Variations in Coaxial Cables
Last Updated: 01/31/2017
Coaxial cable is a two conductor cable consisting of a center conductor (usually copper; may be solid or stranded) surrounded by a foamed dielectric insulator, one or more layers of shielding and an overall outer jacket. The shielding, which may be a copper or aluminum braid and/or an aluminum foil, acts as a ground conductor and as a shield against interference.
RG59 - Standard analog audio/video, 75O radio frequency, Closed Circuit TV, HD CCTV
RG6 - Community Antenna Television, Closed Circuit TV, Master Antenna, Direct Broadcast Satellite, Broadband
RG11 - Community Antenna Television, HDTV, Closed Circuit TV, Master Antenna, Direct Broadcast Satellite, Broadband
Foil shielding, which provides 100% coverage, is effective against both EMI and RFI. Braided shielding works particularly well against EMI; RFI will be reduced with tight or high percentage braids. Foil and braid combinations offer the best overall shielding option.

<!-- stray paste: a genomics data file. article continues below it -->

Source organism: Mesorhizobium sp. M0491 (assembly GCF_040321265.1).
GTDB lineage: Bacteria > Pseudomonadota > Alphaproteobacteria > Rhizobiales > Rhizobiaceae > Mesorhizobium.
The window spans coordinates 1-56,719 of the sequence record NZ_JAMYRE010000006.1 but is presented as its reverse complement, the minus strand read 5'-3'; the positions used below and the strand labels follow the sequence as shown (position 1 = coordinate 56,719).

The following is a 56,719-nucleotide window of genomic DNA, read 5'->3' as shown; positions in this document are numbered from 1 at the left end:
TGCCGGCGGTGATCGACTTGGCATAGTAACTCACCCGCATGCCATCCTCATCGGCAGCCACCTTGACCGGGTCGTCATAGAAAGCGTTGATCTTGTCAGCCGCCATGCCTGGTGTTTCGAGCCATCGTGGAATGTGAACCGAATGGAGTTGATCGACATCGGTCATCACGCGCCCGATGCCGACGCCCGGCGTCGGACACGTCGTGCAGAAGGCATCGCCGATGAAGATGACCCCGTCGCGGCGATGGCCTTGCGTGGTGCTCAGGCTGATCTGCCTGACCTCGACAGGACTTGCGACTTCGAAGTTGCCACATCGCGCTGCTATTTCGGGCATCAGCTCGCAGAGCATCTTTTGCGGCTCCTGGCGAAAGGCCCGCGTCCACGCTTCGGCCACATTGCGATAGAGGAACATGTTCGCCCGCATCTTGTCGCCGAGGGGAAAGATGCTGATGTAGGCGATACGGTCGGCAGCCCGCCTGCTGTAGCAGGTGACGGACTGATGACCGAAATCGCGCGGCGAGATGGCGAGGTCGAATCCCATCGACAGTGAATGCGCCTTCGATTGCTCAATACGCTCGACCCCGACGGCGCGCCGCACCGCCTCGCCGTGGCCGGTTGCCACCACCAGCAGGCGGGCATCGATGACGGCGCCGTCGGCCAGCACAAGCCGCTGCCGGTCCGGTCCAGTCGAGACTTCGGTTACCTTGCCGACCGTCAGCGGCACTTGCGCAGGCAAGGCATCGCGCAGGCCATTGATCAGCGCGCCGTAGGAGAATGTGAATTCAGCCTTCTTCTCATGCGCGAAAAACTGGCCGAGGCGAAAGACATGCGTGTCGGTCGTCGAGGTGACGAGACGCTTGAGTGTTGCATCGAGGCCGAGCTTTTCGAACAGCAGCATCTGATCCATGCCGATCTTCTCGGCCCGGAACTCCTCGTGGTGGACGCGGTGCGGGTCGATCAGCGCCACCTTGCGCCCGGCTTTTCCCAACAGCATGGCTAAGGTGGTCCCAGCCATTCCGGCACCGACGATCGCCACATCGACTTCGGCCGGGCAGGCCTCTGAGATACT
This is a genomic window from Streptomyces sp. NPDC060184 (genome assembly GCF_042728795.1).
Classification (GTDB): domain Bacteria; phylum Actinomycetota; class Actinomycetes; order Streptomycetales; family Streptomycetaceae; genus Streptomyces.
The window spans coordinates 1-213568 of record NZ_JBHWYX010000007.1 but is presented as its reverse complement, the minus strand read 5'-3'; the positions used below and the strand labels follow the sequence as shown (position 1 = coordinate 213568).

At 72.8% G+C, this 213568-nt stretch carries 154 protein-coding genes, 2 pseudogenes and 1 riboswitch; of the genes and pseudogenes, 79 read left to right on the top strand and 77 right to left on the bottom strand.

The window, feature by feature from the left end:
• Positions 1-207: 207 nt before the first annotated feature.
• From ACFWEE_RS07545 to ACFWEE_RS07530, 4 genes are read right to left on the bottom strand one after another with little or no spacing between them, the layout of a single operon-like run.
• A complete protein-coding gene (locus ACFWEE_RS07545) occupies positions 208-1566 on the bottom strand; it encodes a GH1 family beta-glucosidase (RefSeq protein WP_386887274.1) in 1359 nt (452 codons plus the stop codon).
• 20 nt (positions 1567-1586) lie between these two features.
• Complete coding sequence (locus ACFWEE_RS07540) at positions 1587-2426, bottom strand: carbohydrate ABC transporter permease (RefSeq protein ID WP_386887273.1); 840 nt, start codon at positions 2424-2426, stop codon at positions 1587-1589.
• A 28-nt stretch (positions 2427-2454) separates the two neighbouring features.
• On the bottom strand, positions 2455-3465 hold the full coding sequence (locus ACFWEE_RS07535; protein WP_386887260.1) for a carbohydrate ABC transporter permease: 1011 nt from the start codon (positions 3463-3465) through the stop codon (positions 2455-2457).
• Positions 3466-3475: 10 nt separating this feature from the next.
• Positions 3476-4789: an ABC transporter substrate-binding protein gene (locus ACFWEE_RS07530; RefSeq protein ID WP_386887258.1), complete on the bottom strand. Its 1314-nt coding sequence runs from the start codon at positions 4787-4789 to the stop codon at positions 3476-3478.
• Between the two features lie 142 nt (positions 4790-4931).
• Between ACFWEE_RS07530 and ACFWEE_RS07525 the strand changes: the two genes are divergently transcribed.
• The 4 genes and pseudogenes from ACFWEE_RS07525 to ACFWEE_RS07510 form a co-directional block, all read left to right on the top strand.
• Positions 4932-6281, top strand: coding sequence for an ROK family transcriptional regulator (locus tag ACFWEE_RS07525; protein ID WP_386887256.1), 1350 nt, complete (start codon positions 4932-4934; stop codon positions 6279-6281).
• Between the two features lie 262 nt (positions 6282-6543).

RG11 provides a stronger signal, longer distance and lower loss than either RG59 or RG6.
Solid conductor is commonly used for permanent or stationary installations. Stranded conductor will hold up better to bending and is therefore often used in installations where the cable may be moved or flexed on an ongoing basis (i.e. pan/tilt security cameras).
To avoid shorts, care should be taken to ensure that the shielding does not come into contact with the center conductor when installing the connector.
Related industry Terms/Acronyms:
What does the “A” (B or C) after the RG numbers on my cable indicate?
Coaxial cable usually follows a standard abbreviation nomenclature such as RG6/U where RG is Radio Guide, 6 is the approval number and U indicates a universal spec. When an additional letter follows the approval number it indicates a revision. In this case RG6A/U would supersede RG6/U.